Slovakia, or the Slovak Republic, is a landlocked country in the very centre of Europe, bordered by Poland, Ukraine, Hungary, Austria and the Czech Republic. In the north, the picturesque Carpathian Mountains stand guard, while a good portion of the rest of the country is covered in lush forests.

Living in Slovakia as an expat

Although a former communist state, Slovakia has transformed into an almost completely privatised, market-driven economy since it gained independence. Slovakia's relatively low cost of living and low taxes combined with a great range of outdoor pursuits and natural splendour have made it an attractive choice for expats. That said, Slovakia is still trying to shake off socio-economic problems that accompanied independence, such as corruption and cronyism.

Qualified expats will find plenty of opportunities for work in the two main driving sectors behind the country’s growing economy, namely the services sector and the manufacturing industry. Slovak is the official language of business in the country. Although English is increasingly accepted and understood in business and tourism, German is still a little more common due to Slovakia's proximity to, and former occupation by, Germany.

The price of renting or buying a home here is slowly rising, but still comparatively cheap. Expats will most likely have to reserve a sizeable portion of their paycheck for accommodation closer to the city centres. There are no restrictions on buying property for foreigners and Slovak property is largely considered a safe investment.

Slovakia has a reasonably extensive public transport system. Cities such as Bratislava are serviced by buses, trams, trolleybuses and taxis, making it easy to get around and explore. There are also international bus services to other countries, and buses that run between Bratislava and its surrounding villages and towns. Commuting by bicycle is also easy throughout city centres. Driving in Slovakia is relatively safe, with roads that are in great condition and extensive signage. The country does have a reputation for its aggressive motorists, though, and expats should drive defensively.

The country provides universal healthcare for its citizens. Residents can choose between three different healthcare companies, one of which is government-based. Although public healthcare coverage is wide, the public system is often understaffed and facilities are somewhat lacking, resulting in most expats, and even some locals, opting for private healthcare instead.

Cost of living in Slovakia

The cost of living in Slovakia is relatively low. Housing can be expensive, but food, utilities and eating out can be cheap, especially if expats know where to look. Free schooling, public healthcare and low taxes also make Slovakia highly attractive to many foreigners.

Expat families and children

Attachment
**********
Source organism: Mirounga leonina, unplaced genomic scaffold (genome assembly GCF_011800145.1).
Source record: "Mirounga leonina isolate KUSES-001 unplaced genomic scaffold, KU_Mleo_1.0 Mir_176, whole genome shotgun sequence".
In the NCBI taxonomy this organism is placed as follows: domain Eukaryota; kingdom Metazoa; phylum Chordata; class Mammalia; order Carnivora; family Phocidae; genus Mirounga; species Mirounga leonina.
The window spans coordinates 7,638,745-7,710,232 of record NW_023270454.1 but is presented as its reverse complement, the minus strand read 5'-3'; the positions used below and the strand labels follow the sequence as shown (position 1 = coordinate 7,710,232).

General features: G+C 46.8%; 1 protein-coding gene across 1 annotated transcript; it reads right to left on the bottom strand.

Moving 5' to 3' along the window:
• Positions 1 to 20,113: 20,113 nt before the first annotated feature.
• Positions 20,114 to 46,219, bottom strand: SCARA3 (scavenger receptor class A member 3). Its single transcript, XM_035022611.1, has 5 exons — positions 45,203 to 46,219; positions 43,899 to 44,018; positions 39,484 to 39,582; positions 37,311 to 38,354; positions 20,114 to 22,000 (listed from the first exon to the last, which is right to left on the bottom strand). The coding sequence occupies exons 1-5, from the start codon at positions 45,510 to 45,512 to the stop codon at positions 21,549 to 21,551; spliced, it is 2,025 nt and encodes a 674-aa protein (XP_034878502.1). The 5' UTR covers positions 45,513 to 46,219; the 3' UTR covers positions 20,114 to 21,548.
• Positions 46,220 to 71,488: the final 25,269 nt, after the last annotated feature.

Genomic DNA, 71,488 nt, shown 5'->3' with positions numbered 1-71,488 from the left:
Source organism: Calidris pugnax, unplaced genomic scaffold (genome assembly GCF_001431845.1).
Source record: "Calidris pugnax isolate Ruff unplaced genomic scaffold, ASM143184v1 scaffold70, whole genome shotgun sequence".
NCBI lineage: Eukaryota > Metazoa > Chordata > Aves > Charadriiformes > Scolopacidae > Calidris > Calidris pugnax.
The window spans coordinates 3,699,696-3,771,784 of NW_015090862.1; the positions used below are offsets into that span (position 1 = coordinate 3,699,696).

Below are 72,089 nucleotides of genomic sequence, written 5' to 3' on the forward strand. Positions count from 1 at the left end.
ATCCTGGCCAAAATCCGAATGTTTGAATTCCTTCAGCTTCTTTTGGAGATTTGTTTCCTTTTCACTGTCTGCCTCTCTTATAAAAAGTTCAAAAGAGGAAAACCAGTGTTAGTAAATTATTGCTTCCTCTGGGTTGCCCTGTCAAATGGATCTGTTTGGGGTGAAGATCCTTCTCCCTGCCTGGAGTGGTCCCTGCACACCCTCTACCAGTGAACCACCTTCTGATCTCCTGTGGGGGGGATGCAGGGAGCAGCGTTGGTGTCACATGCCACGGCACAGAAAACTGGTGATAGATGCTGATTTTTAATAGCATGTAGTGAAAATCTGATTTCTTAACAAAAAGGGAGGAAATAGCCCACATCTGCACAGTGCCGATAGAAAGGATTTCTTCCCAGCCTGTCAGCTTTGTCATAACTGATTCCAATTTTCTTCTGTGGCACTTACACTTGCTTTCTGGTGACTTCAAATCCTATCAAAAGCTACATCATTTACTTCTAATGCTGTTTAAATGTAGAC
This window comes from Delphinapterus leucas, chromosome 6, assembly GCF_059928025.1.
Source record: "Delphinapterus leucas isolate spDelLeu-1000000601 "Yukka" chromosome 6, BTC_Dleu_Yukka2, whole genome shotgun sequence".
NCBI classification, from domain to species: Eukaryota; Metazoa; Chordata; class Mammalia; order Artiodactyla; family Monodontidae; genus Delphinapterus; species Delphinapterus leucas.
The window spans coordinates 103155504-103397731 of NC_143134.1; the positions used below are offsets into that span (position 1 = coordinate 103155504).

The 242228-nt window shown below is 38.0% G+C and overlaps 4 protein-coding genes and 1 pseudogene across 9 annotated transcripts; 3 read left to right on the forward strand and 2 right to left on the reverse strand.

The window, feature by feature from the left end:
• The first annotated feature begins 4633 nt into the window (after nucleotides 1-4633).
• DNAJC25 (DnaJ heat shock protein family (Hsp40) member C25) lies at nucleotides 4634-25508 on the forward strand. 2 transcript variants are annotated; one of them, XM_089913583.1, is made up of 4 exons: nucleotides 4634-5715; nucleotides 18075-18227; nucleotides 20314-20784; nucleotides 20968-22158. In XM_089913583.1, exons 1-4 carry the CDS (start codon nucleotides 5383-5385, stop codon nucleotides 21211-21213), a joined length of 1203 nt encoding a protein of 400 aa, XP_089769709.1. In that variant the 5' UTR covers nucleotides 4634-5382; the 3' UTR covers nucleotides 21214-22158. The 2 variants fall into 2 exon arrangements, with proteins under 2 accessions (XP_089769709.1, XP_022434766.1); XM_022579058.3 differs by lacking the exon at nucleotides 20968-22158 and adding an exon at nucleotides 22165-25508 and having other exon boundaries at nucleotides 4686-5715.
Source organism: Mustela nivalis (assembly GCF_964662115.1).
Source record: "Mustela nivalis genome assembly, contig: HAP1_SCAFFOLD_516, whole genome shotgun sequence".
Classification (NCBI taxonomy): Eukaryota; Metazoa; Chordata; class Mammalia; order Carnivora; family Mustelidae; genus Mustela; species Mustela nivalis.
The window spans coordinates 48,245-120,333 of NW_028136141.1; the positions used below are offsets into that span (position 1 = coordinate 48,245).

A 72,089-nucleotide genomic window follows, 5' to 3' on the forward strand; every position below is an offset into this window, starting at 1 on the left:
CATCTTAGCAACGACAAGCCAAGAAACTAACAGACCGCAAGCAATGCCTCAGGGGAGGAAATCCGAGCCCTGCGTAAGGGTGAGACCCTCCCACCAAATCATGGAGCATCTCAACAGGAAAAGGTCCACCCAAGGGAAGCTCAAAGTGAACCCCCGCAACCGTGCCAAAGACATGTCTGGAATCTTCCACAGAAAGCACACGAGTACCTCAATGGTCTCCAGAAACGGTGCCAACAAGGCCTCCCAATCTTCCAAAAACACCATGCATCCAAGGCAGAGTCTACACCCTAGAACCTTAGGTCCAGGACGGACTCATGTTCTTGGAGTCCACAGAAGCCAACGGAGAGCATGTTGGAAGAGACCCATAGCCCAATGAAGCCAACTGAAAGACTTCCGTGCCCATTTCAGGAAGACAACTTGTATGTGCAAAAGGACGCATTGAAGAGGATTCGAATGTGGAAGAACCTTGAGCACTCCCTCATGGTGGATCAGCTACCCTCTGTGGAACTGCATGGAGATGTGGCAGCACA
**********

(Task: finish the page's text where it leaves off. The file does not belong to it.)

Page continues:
Expats moving to Slovakia with a family should investigate schools thoroughly. Although free Slovak-language public education is provided, there are also a number of other options in the cities for Spanish, Hungarian, French or German speakers, as well as a handful of international-curriculum English-speaking schools. Large cities like Bratislava also have a few private schools that offer quality education.

Although not a traditional tourist destination, Slovakia has a lot to offer expats. Unspoilt natural attractions such as the Tatra and Carpathian mountain ranges, dense forests, and UNESCO-listed caves and rock formations are sure to keep hikers, skiers and nature-lovers occupied. Those with an interest in history will be able to delve into the region’s rich past, as Slovakia has one of the highest number of castles and ruins per capita in the world. In addition, there are world-famous spas built around the country's natural thermal springs.

Climate in Slovakia

The climate is continental, with a marked difference between the four seasons, especially the freezing winters and warm summers.

Ultimately, Slovakia may still be seen as something of a left-field choice for expats, but it is slowly increasing in popularity, not only for tourists and adventurers but for foreigners who decide to build a home here long term. With the low cost of living and the variety of interesting sights and experiences, expats are sure to settle easily into life in this European country.


Fast facts

Population: 5.5 million

Major religions: Catholicism and Christianity

Capital city: Bratislava (and largest city)

Legal system: Parliamentary republic

Main languages: Slovak, Hungarian, Roma  

Time: GMT+1 (GMT+2 from late March to late October)

Electricity: 230V, 50Hz. 

Currency: Euro (EUR)

International dialling code: +421

Emergency numbers: 158 (police), 150 (fire), 155 (ambulance)

Internet domain: .sk

Driving: Driving is on the right-hand side.

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